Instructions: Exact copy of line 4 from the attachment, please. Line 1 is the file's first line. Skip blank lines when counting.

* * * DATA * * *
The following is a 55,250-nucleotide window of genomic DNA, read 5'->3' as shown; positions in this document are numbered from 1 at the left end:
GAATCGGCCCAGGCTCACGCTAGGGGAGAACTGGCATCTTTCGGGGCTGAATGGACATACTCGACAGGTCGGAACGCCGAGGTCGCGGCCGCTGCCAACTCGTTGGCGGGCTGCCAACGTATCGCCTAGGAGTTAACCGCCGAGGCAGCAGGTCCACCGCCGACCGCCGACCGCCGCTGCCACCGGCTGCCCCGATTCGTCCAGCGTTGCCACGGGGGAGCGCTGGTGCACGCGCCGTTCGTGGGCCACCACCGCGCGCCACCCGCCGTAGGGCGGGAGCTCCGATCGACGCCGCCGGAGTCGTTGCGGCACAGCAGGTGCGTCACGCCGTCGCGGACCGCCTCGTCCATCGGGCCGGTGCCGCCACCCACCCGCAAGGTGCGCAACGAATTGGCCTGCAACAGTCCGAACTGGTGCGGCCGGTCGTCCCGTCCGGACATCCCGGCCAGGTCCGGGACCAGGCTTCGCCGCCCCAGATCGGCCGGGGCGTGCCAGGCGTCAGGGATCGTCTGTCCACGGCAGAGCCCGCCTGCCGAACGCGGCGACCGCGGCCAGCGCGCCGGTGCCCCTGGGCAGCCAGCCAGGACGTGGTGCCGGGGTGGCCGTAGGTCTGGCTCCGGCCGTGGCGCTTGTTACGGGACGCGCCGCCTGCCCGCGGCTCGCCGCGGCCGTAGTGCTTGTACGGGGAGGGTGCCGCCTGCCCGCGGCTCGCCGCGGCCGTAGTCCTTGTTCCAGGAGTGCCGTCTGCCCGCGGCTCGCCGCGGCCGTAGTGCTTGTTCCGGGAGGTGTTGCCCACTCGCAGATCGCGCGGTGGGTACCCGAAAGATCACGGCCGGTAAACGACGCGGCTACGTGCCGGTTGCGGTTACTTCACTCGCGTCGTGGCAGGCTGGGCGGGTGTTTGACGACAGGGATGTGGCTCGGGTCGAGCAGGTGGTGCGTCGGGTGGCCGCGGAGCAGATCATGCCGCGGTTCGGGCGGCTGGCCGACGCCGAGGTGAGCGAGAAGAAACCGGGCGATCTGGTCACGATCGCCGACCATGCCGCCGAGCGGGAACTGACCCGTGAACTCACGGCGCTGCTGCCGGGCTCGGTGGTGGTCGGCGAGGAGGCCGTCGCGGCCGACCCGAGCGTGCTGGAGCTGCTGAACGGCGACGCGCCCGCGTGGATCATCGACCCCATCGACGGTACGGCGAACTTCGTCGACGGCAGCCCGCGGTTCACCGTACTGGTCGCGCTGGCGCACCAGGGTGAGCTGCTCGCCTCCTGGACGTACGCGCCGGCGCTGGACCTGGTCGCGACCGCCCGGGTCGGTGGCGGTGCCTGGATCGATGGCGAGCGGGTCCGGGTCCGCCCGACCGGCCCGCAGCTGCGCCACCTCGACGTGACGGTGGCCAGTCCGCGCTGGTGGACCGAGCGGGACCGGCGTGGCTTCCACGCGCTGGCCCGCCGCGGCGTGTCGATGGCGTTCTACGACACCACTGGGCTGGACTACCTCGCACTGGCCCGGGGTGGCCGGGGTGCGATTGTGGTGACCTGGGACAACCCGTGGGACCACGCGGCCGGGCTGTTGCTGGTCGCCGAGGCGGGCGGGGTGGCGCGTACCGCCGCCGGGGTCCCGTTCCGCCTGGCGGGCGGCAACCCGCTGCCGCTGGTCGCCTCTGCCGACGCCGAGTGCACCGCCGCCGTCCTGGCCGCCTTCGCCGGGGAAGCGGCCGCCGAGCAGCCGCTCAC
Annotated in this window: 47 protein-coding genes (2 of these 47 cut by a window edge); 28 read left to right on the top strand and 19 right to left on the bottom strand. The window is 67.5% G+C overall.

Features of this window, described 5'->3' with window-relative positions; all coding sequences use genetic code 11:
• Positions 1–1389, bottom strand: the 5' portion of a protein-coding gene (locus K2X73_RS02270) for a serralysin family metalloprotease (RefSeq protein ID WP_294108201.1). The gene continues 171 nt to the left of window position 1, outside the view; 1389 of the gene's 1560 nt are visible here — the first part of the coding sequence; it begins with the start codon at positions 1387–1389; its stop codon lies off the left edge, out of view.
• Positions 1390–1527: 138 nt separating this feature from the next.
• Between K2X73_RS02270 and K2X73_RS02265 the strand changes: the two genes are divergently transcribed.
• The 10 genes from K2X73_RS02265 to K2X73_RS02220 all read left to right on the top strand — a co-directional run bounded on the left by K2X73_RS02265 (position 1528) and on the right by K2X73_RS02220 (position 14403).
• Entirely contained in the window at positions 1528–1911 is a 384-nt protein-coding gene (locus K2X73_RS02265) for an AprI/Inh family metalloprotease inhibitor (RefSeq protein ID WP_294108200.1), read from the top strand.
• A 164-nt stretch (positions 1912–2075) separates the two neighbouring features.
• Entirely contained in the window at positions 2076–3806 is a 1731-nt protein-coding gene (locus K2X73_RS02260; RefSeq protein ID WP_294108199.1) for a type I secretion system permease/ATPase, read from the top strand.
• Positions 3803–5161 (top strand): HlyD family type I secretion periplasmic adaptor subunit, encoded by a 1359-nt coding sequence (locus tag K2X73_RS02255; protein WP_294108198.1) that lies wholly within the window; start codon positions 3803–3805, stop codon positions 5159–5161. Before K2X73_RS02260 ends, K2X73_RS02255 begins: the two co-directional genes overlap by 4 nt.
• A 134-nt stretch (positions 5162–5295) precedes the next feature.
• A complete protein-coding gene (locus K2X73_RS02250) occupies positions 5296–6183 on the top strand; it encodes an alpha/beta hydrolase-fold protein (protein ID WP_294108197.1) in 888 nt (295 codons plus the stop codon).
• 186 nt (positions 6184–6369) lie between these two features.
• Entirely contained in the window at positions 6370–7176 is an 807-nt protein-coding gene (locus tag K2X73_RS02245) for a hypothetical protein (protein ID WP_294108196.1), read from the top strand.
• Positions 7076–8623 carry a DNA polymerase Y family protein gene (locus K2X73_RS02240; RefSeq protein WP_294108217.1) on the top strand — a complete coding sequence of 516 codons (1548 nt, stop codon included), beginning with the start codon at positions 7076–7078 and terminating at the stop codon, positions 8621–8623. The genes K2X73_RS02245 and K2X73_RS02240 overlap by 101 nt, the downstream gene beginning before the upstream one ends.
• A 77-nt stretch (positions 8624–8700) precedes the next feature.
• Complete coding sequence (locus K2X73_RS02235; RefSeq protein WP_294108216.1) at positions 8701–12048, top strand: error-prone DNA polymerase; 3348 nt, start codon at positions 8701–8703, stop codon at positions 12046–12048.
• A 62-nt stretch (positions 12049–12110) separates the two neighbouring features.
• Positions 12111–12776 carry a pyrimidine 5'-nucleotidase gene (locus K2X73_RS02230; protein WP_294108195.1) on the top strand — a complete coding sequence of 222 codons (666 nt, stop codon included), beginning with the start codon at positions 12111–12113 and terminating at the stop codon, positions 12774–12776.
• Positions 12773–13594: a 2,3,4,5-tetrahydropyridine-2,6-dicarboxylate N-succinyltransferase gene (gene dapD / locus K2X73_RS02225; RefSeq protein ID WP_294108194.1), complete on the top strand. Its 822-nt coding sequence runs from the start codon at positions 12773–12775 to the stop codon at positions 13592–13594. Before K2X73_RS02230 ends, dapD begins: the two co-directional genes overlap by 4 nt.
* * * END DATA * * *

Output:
Features of this window, described 5'->3' with window-relative positions; all coding sequences use genetic code 11: